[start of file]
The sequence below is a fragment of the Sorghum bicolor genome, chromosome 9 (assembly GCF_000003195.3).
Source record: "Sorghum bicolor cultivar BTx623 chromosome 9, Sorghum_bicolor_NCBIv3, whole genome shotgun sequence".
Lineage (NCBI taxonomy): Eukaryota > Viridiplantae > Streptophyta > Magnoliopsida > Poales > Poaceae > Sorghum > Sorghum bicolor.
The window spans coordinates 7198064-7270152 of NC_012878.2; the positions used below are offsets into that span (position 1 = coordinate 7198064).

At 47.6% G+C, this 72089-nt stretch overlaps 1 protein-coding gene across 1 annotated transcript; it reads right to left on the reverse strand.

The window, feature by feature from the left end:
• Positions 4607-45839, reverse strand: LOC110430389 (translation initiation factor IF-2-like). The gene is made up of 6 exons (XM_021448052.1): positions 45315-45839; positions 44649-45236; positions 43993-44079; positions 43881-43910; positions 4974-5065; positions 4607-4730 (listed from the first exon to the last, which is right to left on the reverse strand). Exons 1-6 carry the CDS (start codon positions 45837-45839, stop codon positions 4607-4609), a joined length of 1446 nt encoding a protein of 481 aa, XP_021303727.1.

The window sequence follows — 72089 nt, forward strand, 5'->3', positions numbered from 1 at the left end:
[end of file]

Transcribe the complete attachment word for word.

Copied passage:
The sequence below is a fragment of the Sorghum bicolor genome, chromosome 9 (assembly GCF_000003195.3).
Source record: "Sorghum bicolor cultivar BTx623 chromosome 9, Sorghum_bicolor_NCBIv3, whole genome shotgun sequence".
Lineage (NCBI taxonomy): Eukaryota > Viridiplantae > Streptophyta > Magnoliopsida > Poales > Poaceae > Sorghum > Sorghum bicolor.
The window spans coordinates 7198064-7270152 of NC_012878.2; the positions used below are offsets into that span (position 1 = coordinate 7198064).

At 47.6% G+C, this 72089-nt stretch overlaps 1 protein-coding gene across 1 annotated transcript; it reads right to left on the reverse strand.

The window, feature by feature from the left end:
• Positions 4607-45839, reverse strand: LOC110430389 (translation initiation factor IF-2-like). The gene is made up of 6 exons (XM_021448052.1): positions 45315-45839; positions 44649-45236; positions 43993-44079; positions 43881-43910; positions 4974-5065; positions 4607-4730 (listed from the first exon to the last, which is right to left on the reverse strand). Exons 1-6 carry the CDS (start codon positions 45837-45839, stop codon positions 4607-4609), a joined length of 1446 nt encoding a protein of 481 aa, XP_021303727.1.

The window sequence follows — 72089 nt, forward strand, 5'->3', positions numbered from 1 at the left end: